The Full Wiki

Diflunisal: Wikis

  

Note: Many of our articles have direct quotes from sources you can cite, within the Wikipedia article! This article doesn't yet, but we're working on it! See more info or our list of citable articles.

Encyclopedia

From Wikipedia, the free encyclopedia

Diflunisal
Systematic (IUPAC) name
2',4'-difluoro-4-hydroxybiphenyl-3-carboxylic acid
Identifiers
CAS number 22494-42-4
ATC code N02BA11
PubChem 3059
DrugBank APRD00922
ChemSpider 2951
Chemical data
Formula C 13H8F2O3  
Mol. mass 250.198 g/mol
SMILES eMolecules & PubChem
Pharmacokinetic data
Bioavailability 80-90%
Protein binding >99%
Metabolism Hepatic
Half life 8 to 12 hours
Excretion Renal
Therapeutic considerations
Pregnancy cat. C(AU) C(US)
Legal status POM (UK) -only (US)
Routes Oral
 Yes check.svgY(what is this?)  (verify)

'Diflunisal' is a generic NSAID (non-steroidal anti-inflammatory drug). It was developed by Merck Sharp & Dohme in 1971 after showing promise in a research project studying more potent chemical analogs of aspirin.[1] It was first sold under the brand name Dolobid, marketed by Merck & Co., but generic versions are now widely available. It is available in 250 mg and 500 mg tablets.

Contents

Mechanism

Like all NSAIDs, Diflunisal acts by inhibiting the production of prostaglandin [2], a hormone which is involved in inflammation and pain. There is also an antipyretic effect, but this is not a recommended use of the drug. Though diflunisal has an onset of 1 hour, and maximum analgesia at 2 to 3 hours, the diflunisal plasma levels will not be steady until repeated doesages are achieved. The long plasma half-life is a distinctive feature of diflunisal in comparison to similar drugs. To increase the rate at which the diflunisal plasma levels become steady, a loading dose is usually used. It is primarily used to treat symptoms of arthritis, and for acute pain following oral surgery, especially removal of wisdom teeth.

Side Effects

The inhibition of prostaglandins also has the effect of decreasing the protection given to the stomach from its own acid. Like all NSAIDS, this leads to an increased risk of stomach ulcers, and their complications, with long-term use.

Overdose

Deaths that have occurred from diflunisal usually involved mixed drugs and or extremely high dosage. The oral LD50 is 500 mg/kg. Symptoms of overdose include coma, tachycardia, stupor, and vomiting. The lowest dose without the presence of other medicines which caused death was 15 grams. Mixed with other medicines, a death at 7.5 grams has also occurred. Diflunisal usually comes in 250 or 500 mg, thus it is relatively hard to overdose by accident.

Abuse

This medication is unlikely to be abused: it has no effects in common with recreational drugs. However, a few people with psychological disturbances are susceptible to abusing medication of any kind.

Indicated for:
  • Pain, mild-moderate
  • Osteoarthritis
  • Rheumatoid arthritis
  • Injury to tendons
  • Inflammation

Do not cut/crush/chew. Monitor blood pressure. Use lowest effective dose for shortest duration.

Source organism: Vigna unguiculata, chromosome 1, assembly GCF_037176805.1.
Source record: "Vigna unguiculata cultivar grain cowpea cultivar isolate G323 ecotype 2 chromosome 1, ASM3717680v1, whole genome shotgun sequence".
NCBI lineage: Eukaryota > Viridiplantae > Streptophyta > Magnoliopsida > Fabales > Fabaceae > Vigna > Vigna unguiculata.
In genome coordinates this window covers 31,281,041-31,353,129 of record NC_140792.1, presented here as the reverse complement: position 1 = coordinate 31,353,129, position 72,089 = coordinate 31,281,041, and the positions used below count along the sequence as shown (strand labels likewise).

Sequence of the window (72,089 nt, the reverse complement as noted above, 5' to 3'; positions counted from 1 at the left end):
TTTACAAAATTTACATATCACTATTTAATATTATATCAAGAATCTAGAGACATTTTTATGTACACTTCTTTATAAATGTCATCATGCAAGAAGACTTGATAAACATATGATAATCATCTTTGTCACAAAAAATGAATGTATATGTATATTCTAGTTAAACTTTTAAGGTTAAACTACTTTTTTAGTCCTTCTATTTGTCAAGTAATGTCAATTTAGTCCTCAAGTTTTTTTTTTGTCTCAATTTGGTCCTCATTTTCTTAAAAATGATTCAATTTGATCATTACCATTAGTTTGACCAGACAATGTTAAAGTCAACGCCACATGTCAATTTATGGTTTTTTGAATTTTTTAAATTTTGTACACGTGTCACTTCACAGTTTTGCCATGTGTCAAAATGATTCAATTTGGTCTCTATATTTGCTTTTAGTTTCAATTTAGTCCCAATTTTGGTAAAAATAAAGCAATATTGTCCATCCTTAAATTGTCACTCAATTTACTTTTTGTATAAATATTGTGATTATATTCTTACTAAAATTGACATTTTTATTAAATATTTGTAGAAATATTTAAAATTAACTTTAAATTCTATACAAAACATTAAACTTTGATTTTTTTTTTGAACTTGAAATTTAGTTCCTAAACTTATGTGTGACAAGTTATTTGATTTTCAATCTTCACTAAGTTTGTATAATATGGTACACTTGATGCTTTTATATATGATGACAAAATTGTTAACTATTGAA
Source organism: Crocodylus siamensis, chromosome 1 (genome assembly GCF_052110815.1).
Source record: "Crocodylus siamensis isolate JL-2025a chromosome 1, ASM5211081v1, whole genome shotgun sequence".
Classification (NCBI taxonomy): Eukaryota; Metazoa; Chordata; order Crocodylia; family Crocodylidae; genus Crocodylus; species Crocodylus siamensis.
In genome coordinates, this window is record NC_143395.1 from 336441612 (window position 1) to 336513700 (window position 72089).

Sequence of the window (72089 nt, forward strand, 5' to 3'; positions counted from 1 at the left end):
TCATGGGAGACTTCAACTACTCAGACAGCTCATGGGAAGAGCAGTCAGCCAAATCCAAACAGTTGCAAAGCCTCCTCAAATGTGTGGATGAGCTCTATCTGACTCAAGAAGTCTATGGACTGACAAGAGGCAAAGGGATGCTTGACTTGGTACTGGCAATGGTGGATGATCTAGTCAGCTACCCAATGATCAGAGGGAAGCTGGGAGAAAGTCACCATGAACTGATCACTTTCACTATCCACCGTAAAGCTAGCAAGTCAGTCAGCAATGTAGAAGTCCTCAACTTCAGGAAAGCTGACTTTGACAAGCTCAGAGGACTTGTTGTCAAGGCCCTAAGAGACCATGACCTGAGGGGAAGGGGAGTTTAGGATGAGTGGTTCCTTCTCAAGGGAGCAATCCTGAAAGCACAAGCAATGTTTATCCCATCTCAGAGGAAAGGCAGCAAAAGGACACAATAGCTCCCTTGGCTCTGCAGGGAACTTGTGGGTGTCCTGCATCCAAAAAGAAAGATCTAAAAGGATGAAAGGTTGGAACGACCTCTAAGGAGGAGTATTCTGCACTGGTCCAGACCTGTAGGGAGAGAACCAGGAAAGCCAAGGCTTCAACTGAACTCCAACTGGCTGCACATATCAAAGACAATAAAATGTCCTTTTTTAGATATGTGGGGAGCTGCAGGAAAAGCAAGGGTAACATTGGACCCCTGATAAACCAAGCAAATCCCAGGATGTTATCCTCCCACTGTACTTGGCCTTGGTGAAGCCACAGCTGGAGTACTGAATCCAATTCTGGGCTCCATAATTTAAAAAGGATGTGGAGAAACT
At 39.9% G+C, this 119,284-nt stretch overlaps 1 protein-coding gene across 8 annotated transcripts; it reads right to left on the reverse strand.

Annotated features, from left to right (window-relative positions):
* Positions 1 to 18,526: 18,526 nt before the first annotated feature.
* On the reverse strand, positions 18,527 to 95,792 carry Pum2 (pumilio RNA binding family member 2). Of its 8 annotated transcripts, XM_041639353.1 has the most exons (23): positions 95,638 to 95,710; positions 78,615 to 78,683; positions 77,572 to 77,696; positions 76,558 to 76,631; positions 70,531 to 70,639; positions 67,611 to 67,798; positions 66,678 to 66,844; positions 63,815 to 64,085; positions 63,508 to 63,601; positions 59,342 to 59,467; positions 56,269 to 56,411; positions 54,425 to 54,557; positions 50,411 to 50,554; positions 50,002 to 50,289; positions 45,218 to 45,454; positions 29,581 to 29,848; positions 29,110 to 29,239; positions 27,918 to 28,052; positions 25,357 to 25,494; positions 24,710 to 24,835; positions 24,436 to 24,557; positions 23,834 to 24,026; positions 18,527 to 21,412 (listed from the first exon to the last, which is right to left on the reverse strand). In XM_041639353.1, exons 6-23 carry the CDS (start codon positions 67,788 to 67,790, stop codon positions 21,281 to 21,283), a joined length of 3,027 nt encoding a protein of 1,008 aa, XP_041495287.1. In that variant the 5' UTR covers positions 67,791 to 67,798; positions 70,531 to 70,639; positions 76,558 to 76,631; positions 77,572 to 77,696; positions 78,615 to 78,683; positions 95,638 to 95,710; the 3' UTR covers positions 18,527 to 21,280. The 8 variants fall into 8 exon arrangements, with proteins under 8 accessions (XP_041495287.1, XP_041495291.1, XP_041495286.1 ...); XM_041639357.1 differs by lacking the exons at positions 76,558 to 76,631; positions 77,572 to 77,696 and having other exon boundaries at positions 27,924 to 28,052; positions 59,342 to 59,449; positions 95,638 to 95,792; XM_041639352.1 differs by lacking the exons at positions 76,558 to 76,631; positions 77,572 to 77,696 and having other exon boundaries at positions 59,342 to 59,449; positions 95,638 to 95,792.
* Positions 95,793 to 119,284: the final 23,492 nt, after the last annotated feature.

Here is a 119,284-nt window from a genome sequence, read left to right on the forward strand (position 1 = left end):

Side effects:

Cardiovascular:

  • Irregular heart beat (!)
  • This medication may increase risk of serious and potentially fatal cardiovascular thrombotic events, MI, and stroke (!)
  • Risk may increase with duration of use (!)
  • Increased risk for Cardiovascular disease history (!)
  • Contraindicated for Heart Bypass peri-op pain (!)

Ear, nose, and throat:

  • Ringing in the ears (!)

Eye:

  • Yellowing of eyes (!)

Gastrointestinal:

  • Increased risk of serious GI adverse events including bleeding, ulceration, and stomach or intestine perforation which can be fatal: may occur at any time during use and without warning. Elderly at greater risk for serious GI events (!)
  • Abdominal pain and cramps
  • Constipation
  • Gas & Flatulence
  • Diarrhea
  • Nausea & Vomiting
  • Dyspepsia

Central Nervous System:

  • Drowsiness
  • Dizziness
  • Headache
  • Insomnia
  • Fatigue
  • Somnolence

Psychiatric:

  • Nervousness

Skin:

  • Swelling of the feet, ankles, lower legs, and hands (!)
  • Yellowing of skin (!)
  • Rash
  • Ecchymosis

Contraindications:

  • Hypersensitivity to aspirin/NSAID-induced asthma or urticaria
  • Aspirin triad
  • Pregnancy 3rd trimester
  • CABG surgery (peri-op pain)

Cautions:

  • Cardiovascular disease
  • Cardiac risk factors
  • Hypertension
  • Congestive Heart Failure
  • Elderly or debilitated
  • Impaired liver function
  • Impaired kidney function
  • Dehydration
  • Fluid retention
  • GI bleed history/PUD
  • Asthma
  • Coagulopathy
  • Smoker
  • Corticosteriod use
  • Anticoagulant use
  • Alcohol use
  • Diuretic use
  • ACE Inhibitor use
  • Prolonged use

Precautions:

  • If symptoms labeled, (!), appear, stop usage immediately and contact your doctor.
  • Overdose is possible and deaths have occurred.
  • Do not take while on other pain medications.
  • Do not take while pregnant or breast feeding.

References

  1. ^ Ibuprofen, the propionics and NSAIDs: Personal reflections over four decades Inflammopharmacology, Volume 7, Number 3 / September, 1999 url=http://www.springerlink.com/index/X417H50243123X78.pdf retrieved Aug 12, 2009 doi:10.1007/s10787-999-0002-3
  2. ^ Physiol. Rev. 88: 1547-1565, 2008; doi:10.1152/physrev.00004.2008

External links








Got something to say? Make a comment.
Your name
Your email address
Message